6) On another note, yes, sadly, there is a lot of “panel squatting” at SDCC, because it would probably be a security nightmare for them to clear rooms after every panel. It’s not something I personally agree with, but I understand the logic. So if you want to be in Hall H for, say, Game of Thrones or The Walking Dead on Friday, or Marvel on Saturday? Plan on getting in line no later than 6 PM the night before. It is what it is, folks, and here’s a very important tip – be respectful to the convention volunteers, the security guards, and to your fellow attendees.
7) But if you can’t get into the really “big” panels, remember that there are plenty of other awesome great things going on elsewhere. I sat in a room for several hours last year because I wanted to attend and have a good seat for the Allie Brosh panel, and as it turned out the one right before hers was for BOOM! Comics and was probably the second best panel I attended all weekend.
8) That said, here’s another harsh reality – cosplay isn’t any sort of central theme at San Diego Comic-Con. Yes, people cosplay. I’ve done it, and I’ve seen some amazing cosplayers at SDCC…but unlike many other conventions, it isn’t as prominent. I don’t bother with it anymore because there’s simply too much to do to bother with that extra time it takes to put on a costume; on average I would say that about 40% of the attendees cosplay. (Yes, I’m guessing and could be a little bit off but it definitely isn’t a hardcore cosplay convention.)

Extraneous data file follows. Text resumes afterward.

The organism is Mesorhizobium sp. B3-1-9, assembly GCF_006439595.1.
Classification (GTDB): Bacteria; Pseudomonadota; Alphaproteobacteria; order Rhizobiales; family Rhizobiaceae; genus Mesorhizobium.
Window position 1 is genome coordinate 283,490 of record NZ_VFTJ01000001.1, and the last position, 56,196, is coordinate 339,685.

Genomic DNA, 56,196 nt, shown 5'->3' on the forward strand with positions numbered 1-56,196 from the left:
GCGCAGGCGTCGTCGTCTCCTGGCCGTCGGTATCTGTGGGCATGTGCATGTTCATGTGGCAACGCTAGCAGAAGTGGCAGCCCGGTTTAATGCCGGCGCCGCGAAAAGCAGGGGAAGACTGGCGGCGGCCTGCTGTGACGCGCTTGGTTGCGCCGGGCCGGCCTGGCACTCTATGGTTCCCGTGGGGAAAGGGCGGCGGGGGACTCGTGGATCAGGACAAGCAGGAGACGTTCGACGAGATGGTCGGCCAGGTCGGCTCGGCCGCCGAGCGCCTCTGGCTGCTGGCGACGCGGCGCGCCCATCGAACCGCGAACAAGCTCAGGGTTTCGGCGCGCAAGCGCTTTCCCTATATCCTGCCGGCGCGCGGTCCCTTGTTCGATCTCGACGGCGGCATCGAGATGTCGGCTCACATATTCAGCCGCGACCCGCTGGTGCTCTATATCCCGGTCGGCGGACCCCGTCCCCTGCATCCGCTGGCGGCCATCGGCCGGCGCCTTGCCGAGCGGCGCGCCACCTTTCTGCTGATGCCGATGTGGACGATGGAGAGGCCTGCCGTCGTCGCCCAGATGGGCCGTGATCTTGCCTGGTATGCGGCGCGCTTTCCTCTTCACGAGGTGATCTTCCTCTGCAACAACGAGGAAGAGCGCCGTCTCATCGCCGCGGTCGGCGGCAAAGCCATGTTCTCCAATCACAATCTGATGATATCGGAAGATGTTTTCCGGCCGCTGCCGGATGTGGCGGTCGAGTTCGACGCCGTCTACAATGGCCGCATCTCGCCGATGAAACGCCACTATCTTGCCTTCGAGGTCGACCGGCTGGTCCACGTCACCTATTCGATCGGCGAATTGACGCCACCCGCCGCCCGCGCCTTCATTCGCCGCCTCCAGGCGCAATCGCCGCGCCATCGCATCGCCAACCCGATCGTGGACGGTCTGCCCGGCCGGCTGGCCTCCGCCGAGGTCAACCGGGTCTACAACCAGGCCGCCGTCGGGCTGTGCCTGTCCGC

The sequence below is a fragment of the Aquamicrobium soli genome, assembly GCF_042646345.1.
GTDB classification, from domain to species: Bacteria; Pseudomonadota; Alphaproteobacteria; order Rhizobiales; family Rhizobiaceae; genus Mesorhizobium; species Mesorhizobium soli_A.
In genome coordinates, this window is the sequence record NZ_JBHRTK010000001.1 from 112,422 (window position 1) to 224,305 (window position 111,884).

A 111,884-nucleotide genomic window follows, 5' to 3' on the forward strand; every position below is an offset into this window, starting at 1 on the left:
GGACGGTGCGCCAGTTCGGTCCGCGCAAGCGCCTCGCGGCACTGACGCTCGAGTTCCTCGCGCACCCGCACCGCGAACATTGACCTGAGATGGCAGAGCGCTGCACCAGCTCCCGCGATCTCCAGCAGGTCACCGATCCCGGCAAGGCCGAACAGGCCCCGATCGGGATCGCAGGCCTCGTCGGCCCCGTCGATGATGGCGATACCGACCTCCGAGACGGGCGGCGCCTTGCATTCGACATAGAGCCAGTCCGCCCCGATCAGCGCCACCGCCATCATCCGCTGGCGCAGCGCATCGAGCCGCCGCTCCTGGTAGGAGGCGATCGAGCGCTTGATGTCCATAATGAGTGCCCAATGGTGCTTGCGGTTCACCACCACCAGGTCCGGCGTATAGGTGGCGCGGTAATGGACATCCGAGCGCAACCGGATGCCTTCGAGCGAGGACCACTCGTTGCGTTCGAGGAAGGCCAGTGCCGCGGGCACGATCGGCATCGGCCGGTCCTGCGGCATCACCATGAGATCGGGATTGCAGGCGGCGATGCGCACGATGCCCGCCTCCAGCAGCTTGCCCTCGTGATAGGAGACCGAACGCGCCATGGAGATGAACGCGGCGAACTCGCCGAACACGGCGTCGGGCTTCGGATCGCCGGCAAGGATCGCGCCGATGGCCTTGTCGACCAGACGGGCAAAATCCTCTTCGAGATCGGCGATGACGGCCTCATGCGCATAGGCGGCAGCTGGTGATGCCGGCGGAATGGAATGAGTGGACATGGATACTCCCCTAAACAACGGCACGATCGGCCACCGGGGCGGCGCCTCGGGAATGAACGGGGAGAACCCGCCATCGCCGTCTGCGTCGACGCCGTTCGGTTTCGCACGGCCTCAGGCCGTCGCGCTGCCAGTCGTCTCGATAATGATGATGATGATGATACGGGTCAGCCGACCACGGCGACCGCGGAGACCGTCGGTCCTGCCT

9) The thing is, the fact that this isn’t a huge cosplay-centric convention means that it’s a great place to start cosplaying. The vast majority of attendees you meet who recognize what you’re wearing will be excited to see you and want to take a picture, which isn’t something that happens at cosplay-saturated conventions.
10) But what about celebrities? Listen, if you hang out in the right places you may randomly run into some. I almost tripped over Elijah Wood at my first Comic-Con; I ran into Wilmer Valdarrama in a bar last year. That said, unless you’re really willing to search out these encounters, you’re not guaranteed to have one. I got lucky my first year when I got to meet people like Peter Beagle, Greg Nicotero, Norman Reedus, and George R.R. Martin. Just know that it’s not guaranteed to happen.
11) There’s also no point in keeping the idea of “Con Survival Gear” one of these supposed secrets of Comic-Con. When you leave your hotel, bring food like granola or protein bars, a BPA-free reusable/refillable water bottle, portable chargers if you want to keep your phone running all day, pens and a notepad just in case, preferably a pair of comfortable shoes…the list goes on and on, and I could never remember everything, but those are the beginnings of a decent SDCC survival gear pack!